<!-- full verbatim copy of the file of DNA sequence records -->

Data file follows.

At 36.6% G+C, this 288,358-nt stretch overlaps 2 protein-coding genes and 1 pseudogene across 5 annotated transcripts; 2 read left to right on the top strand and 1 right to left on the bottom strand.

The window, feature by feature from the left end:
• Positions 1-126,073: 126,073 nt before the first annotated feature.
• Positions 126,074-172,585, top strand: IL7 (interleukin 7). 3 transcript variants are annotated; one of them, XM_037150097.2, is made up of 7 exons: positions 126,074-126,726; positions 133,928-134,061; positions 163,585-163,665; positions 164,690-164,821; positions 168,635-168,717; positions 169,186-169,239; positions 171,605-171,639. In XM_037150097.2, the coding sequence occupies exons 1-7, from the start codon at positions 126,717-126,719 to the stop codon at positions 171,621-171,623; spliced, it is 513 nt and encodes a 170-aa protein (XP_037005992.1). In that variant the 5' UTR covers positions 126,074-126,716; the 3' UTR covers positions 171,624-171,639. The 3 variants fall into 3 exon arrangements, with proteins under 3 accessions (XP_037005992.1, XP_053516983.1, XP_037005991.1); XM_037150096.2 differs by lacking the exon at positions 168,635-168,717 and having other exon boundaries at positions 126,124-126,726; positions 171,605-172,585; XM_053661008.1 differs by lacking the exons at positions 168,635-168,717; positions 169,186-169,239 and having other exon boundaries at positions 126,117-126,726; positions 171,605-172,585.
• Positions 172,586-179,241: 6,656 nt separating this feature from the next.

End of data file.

At 36.6% G+C, this 288,358-nt stretch overlaps 2 protein-coding genes and 1 pseudogene across 5 annotated transcripts; 2 read left to right on the top strand and 1 right to left on the bottom strand.

The window, feature by feature from the left end:
• Positions 1-126,073: 126,073 nt before the first annotated feature.
• Positions 126,074-172,585, top strand: IL7 (interleukin 7). 3 transcript variants are annotated; one of them, XM_037150097.2, is made up of 7 exons: positions 126,074-126,726; positions 133,928-134,061; positions 163,585-163,665; positions 164,690-164,821; positions 168,635-168,717; positions 169,186-169,239; positions 171,605-171,639. In XM_037150097.2, the coding sequence occupies exons 1-7, from the start codon at positions 126,717-126,719 to the stop codon at positions 171,621-171,623; spliced, it is 513 nt and encodes a 170-aa protein (XP_037005992.1). In that variant the 5' UTR covers positions 126,074-126,716; the 3' UTR covers positions 171,624-171,639. The 3 variants fall into 3 exon arrangements, with proteins under 3 accessions (XP_037005992.1, XP_053516983.1, XP_037005991.1); XM_037150096.2 differs by lacking the exon at positions 168,635-168,717 and having other exon boundaries at positions 126,124-126,726; positions 171,605-172,585; XM_053661008.1 differs by lacking the exons at positions 168,635-168,717; positions 169,186-169,239 and having other exon boundaries at positions 126,117-126,726; positions 171,605-172,585.
• Positions 172,586-179,241: 6,656 nt separating this feature from the next.